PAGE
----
You're right, Marie, Mitt Romney is not John F. Kennedy. Romney supports theocracy, Constitution be damned, while Kennedy quite famously told the country "I do not speak for my Church on public matters — and the Church does not speak for me." So the Osmonds' endorsement, couched as it is in religious terms, and Romney's refusal to distance himself from it, may not be the triviality it seems to be. And I'm not sure that sauntering toward religious rule, no matter what the religion, means we've "grown up."
Don't even start me on Romney's record.
From Talking Points Memo (emphasis in original):
Tom Tancredo's new ad, set to run in Iowa—if any stations will accept it, that is—is a true original. The ad depicts the dire consequences of our open borders through a dramatization of a fictitious terrorist attack in the middle of a shopping mall. ...
One has to wonder if the plot is taken from the hypothetical terror scenario described by Brit Hume at the first Fox News debate earlier this year, which involved terrorist attacks taking place at malls.
Today's Chicago Tribune explains that while the Chicago Transit Authority (CTA) has serious problems funding its daily operations, it has an even bigger problem finding the $6 billion required to make capital improvements:
The CTA says it is more than $6 billion short of adequately modernizing its rail and bus lines, a staggering number lost in the debate as the agency lurches from one "doomsday" to another searching for the tens of millions of dollars it needs to keep operating.
The result is that more than 500 CTA buses, one-fourth of its fleet, have been on the road for 16 years, logging an average 580,000 miles apiece.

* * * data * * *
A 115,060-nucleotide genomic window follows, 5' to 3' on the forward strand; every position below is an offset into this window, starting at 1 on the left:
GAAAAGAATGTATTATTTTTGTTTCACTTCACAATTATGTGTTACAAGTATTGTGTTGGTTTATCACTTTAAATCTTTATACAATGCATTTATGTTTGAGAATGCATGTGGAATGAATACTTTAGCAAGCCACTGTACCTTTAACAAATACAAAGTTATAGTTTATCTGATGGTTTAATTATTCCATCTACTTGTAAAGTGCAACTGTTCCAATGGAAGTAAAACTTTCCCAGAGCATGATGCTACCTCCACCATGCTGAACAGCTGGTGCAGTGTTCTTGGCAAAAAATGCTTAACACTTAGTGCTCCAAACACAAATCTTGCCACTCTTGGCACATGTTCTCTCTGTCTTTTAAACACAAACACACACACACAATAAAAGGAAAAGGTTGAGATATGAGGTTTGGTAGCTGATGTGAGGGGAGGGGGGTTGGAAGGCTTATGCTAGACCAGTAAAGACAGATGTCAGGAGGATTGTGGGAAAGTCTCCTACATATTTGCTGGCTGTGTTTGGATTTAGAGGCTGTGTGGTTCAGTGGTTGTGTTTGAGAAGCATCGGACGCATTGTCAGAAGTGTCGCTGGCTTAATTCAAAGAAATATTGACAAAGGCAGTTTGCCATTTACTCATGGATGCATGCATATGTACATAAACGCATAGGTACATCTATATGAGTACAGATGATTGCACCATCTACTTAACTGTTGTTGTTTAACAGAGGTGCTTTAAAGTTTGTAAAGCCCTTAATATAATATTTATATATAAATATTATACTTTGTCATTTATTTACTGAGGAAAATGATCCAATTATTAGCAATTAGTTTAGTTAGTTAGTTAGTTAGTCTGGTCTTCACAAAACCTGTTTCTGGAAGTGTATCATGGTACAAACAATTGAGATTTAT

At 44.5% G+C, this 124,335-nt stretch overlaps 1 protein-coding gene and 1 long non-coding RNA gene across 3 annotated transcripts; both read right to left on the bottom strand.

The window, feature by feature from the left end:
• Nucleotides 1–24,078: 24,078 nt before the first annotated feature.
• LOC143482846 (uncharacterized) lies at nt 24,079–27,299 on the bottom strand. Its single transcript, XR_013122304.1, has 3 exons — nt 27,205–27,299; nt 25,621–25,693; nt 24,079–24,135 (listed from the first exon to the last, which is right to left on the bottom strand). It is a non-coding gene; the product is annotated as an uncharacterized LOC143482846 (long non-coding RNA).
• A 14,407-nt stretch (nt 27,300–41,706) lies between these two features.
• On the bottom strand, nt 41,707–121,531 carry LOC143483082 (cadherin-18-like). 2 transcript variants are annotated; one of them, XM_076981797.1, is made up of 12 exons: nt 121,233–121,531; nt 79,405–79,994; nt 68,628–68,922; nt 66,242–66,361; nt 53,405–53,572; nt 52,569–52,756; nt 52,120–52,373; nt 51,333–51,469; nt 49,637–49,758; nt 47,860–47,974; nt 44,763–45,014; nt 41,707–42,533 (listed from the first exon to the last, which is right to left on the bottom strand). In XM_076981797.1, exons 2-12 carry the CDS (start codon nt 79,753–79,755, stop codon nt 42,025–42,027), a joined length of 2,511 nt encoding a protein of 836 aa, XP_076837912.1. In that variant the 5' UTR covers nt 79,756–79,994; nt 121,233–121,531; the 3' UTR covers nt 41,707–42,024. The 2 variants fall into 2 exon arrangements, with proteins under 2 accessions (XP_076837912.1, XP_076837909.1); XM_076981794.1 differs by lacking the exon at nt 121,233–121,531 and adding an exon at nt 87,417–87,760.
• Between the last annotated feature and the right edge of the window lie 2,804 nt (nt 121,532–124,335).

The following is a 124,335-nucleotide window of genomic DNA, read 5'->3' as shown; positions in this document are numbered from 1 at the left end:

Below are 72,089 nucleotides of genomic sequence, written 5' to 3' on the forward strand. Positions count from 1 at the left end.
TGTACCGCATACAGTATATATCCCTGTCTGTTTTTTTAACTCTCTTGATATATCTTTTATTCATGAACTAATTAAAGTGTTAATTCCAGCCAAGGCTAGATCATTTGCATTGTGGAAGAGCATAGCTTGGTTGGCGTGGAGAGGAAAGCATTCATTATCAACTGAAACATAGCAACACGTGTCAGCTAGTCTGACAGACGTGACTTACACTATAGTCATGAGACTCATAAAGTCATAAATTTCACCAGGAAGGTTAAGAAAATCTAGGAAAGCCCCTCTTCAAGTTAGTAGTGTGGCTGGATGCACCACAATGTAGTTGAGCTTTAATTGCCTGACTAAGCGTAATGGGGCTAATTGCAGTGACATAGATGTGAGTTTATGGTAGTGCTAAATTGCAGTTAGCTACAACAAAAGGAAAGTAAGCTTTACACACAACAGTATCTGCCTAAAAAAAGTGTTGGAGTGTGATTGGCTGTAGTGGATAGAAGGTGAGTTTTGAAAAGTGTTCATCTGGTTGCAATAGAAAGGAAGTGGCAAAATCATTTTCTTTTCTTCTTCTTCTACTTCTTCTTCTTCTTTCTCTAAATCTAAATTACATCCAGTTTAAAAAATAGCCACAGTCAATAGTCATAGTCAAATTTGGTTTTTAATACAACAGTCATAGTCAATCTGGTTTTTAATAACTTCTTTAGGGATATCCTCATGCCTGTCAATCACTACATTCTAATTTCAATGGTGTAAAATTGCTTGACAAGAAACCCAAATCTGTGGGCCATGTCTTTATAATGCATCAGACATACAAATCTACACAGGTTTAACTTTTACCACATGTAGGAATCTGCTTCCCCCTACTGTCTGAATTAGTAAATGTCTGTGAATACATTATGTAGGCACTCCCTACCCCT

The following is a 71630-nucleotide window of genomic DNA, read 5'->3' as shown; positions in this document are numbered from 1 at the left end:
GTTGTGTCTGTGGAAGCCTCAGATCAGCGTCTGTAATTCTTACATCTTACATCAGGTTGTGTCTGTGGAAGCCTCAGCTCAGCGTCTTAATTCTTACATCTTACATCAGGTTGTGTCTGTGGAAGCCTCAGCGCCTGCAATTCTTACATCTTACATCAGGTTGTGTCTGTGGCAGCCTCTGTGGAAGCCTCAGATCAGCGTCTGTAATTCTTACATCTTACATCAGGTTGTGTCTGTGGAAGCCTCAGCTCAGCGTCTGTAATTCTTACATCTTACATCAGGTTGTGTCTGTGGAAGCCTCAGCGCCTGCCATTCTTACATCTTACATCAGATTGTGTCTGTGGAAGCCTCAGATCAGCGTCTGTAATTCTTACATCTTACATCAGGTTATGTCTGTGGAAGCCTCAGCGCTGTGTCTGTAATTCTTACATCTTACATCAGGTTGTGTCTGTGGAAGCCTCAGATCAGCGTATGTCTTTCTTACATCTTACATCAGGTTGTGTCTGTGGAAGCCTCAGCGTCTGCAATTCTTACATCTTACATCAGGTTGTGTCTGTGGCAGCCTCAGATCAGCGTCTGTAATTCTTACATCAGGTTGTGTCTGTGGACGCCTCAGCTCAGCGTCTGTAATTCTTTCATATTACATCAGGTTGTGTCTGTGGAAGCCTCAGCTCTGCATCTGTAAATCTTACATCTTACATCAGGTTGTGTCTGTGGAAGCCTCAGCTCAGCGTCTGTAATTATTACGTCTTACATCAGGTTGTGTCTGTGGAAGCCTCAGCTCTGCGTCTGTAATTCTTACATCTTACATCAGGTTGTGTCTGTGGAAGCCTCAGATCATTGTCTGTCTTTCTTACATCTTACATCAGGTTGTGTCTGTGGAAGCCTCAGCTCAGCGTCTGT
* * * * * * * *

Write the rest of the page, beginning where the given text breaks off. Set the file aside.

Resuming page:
The cost of repairing and maintaining the old buses is soaring. The CTA said it spends $16 million a year to keep the old buses in running order, more than five-fold the $3 million cost for upkeep on newer models.
Reporter Jon Hilkevich does examine some of the reasons for the funding shortfall:
Increasing amounts of the CTA's capital budget -- more than a combined $150 million since 2003 -- have been diverted to operations to help balance annual budgets and reduce the threatened service cuts and fare increases under the CTA's doomsday plans.
At the same time, capital funding to the CTA has fallen by almost $200 million a year since the Illinois FIRST infrastructure program expired almost five years ago.
Without the state launching a successor to Illinois FIRST, non-federal capital funding to the CTA during the next five years is projected at one-tenth the level in 2002, according to CTA budget documents.